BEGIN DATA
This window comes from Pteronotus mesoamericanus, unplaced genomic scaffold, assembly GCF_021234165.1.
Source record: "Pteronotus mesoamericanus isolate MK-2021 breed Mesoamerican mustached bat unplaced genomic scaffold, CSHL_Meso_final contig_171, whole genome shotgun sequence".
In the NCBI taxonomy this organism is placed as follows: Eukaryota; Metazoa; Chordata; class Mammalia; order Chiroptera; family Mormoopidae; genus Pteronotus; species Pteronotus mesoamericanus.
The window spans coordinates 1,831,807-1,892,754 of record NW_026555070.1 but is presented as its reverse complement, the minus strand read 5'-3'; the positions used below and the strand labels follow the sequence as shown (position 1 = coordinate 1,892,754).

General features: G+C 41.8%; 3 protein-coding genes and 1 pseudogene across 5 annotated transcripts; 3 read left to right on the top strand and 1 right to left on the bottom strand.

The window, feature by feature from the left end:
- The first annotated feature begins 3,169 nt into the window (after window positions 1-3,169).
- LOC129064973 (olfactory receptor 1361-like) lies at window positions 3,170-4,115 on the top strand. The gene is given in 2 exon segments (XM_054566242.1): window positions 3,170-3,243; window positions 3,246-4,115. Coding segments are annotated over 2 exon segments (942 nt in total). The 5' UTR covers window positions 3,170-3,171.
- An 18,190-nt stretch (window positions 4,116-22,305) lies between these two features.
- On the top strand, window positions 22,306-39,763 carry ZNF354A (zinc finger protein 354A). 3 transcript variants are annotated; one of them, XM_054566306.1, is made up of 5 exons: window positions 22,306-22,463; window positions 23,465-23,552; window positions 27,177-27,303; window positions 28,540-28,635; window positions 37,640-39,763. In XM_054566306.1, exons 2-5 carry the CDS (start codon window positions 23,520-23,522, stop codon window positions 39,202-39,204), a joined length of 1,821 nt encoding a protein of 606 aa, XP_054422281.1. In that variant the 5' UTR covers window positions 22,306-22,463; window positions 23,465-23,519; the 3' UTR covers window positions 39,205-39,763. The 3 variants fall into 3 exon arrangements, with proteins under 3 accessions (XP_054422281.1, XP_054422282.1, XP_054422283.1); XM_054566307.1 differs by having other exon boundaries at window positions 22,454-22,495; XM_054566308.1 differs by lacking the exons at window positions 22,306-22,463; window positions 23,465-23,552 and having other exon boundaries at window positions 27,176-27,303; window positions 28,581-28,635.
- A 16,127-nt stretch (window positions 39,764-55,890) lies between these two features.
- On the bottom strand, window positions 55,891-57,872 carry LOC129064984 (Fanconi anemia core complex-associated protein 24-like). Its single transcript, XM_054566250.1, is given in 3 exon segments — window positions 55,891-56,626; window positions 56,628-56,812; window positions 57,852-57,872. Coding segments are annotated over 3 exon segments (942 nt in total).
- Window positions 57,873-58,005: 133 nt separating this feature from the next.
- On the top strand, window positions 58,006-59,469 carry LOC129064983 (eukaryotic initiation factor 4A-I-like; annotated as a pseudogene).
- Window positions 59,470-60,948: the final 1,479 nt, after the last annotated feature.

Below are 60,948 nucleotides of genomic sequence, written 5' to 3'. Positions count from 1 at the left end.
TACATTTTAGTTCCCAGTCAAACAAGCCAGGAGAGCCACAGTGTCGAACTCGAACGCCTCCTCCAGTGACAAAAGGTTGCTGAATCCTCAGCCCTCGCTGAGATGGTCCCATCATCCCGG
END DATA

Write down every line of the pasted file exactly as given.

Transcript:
This window comes from Pteronotus mesoamericanus, unplaced genomic scaffold, assembly GCF_021234165.1.
Source record: "Pteronotus mesoamericanus isolate MK-2021 breed Mesoamerican mustached bat unplaced genomic scaffold, CSHL_Meso_final contig_171, whole genome shotgun sequence".
In the NCBI taxonomy this organism is placed as follows: Eukaryota; Metazoa; Chordata; class Mammalia; order Chiroptera; family Mormoopidae; genus Pteronotus; species Pteronotus mesoamericanus.
The window spans coordinates 1,831,807-1,892,754 of record NW_026555070.1 but is presented as its reverse complement, the minus strand read 5'-3'; the positions used below and the strand labels follow the sequence as shown (position 1 = coordinate 1,892,754).

General features: G+C 41.8%; 3 protein-coding genes and 1 pseudogene across 5 annotated transcripts; 3 read left to right on the top strand and 1 right to left on the bottom strand.

The window, feature by feature from the left end:
- The first annotated feature begins 3,169 nt into the window (after window positions 1-3,169).
- LOC129064973 (olfactory receptor 1361-like) lies at window positions 3,170-4,115 on the top strand. The gene is given in 2 exon segments (XM_054566242.1): window positions 3,170-3,243; window positions 3,246-4,115. Coding segments are annotated over 2 exon segments (942 nt in total). The 5' UTR covers window positions 3,170-3,171.
- An 18,190-nt stretch (window positions 4,116-22,305) lies between these two features.
- On the top strand, window positions 22,306-39,763 carry ZNF354A (zinc finger protein 354A). 3 transcript variants are annotated; one of them, XM_054566306.1, is made up of 5 exons: window positions 22,306-22,463; window positions 23,465-23,552; window positions 27,177-27,303; window positions 28,540-28,635; window positions 37,640-39,763. In XM_054566306.1, exons 2-5 carry the CDS (start codon window positions 23,520-23,522, stop codon window positions 39,202-39,204), a joined length of 1,821 nt encoding a protein of 606 aa, XP_054422281.1. In that variant the 5' UTR covers window positions 22,306-22,463; window positions 23,465-23,519; the 3' UTR covers window positions 39,205-39,763. The 3 variants fall into 3 exon arrangements, with proteins under 3 accessions (XP_054422281.1, XP_054422282.1, XP_054422283.1); XM_054566307.1 differs by having other exon boundaries at window positions 22,454-22,495; XM_054566308.1 differs by lacking the exons at window positions 22,306-22,463; window positions 23,465-23,552 and having other exon boundaries at window positions 27,176-27,303; window positions 28,581-28,635.
- A 16,127-nt stretch (window positions 39,764-55,890) lies between these two features.
- On the bottom strand, window positions 55,891-57,872 carry LOC129064984 (Fanconi anemia core complex-associated protein 24-like). Its single transcript, XM_054566250.1, is given in 3 exon segments — window positions 55,891-56,626; window positions 56,628-56,812; window positions 57,852-57,872. Coding segments are annotated over 3 exon segments (942 nt in total).
- Window positions 57,873-58,005: 133 nt separating this feature from the next.
- On the top strand, window positions 58,006-59,469 carry LOC129064983 (eukaryotic initiation factor 4A-I-like; annotated as a pseudogene).
- Window positions 59,470-60,948: the final 1,479 nt, after the last annotated feature.

Below are 60,948 nucleotides of genomic sequence, written 5' to 3'. Positions count from 1 at the left end.
TACATTTTAGTTCCCAGTCAAACAAGCCAGGAGAGCCACAGTGTCGAACTCGAACGCCTCCTCCAGTGACAAAAGGTTGCTGAATCCTCAGCCCTCGCTGAGATGGTCCCATCATCCCGG